Predictably, the car brand was quickly slammed for their deceptive emissions practices. The company’s stock dropped by more than a third in the week following the news. Along followed a long list of executives, including CEO Martin Winterkorn and Audi executive Ulrich Hackenberg, either resigning or getting slapped with a suspension. The company was forced to pay a $2.8 billion fine for their attempt to “cheat on government emissions tests.” Volkswagen then subsequently invested more than $18 billion in an attempt to rectify the entire situation.

Furthermore, the company was required to hand over all of their documents that explained their strategy, of course. A subsequent legislature was passed in the United Kingdom that required vehicles to be tested for emissions throughout a respective vehicle’s lifespan. Plus, while Volkswagen was perhaps the “most” guilty and blatant with their cheating, the scandal led to some other car brands being hit with similar fines and repercussions, including Volvo, Jeep, and Hyundai. When all was said and done, the entire ordeal ended up revolutionizing the industry, as governments were now keeping a particular eye on the emissions and the emissions testing of vehicles.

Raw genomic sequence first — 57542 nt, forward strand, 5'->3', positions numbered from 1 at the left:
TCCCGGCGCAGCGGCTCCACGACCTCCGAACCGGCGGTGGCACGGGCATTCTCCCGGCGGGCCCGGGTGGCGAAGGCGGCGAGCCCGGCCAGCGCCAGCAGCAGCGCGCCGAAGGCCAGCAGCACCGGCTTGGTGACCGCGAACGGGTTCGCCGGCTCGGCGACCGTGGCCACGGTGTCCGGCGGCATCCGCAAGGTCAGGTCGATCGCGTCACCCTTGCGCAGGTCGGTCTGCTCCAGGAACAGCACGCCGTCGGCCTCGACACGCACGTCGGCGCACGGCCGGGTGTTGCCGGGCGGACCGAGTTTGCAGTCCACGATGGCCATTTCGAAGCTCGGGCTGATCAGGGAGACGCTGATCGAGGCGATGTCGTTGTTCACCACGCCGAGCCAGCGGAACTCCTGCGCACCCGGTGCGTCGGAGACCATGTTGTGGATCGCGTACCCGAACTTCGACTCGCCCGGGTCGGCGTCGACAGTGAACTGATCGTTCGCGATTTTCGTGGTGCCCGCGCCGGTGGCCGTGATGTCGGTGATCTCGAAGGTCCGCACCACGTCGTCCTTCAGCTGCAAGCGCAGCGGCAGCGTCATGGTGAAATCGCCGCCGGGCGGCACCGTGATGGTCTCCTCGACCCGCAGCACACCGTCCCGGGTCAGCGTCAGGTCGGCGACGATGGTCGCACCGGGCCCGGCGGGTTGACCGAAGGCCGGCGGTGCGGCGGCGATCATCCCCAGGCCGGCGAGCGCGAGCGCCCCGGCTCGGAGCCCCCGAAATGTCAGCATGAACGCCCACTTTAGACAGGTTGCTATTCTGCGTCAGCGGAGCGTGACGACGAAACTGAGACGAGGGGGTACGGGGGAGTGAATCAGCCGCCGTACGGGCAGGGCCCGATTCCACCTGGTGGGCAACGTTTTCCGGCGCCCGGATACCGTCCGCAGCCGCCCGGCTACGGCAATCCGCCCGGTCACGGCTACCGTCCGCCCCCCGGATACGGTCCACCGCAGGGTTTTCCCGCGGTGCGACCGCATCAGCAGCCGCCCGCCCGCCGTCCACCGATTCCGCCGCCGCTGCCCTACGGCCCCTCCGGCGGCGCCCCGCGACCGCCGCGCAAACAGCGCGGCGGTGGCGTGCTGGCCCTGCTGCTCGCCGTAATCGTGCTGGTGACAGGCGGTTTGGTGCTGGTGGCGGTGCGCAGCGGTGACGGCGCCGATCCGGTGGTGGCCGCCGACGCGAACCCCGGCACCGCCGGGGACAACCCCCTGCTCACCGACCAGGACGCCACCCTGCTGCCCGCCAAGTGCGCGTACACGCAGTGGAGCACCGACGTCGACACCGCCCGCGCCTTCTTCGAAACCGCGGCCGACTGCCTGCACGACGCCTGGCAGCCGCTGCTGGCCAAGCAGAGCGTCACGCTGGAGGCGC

What Now?

How does this apply to anything happening today? Well, both automakers and politicians are now more focused on emissions regulations, and there’s now a major focus on improving future and impending engines. Recently, a handful of automakers reached an agreement with the state of California regarding fuel efficiency and emissions regulations. The state has been continually looking to combat climate change by establishing its own standards, much to the dismay of the Trump administration.

“Ensuring that America’s vehicles are efficient, safe and affordable is a priority for us all,” Ford Motor Co., BMW AG, Volkswagen Group and Honda Motor Co. all said in a joint statement.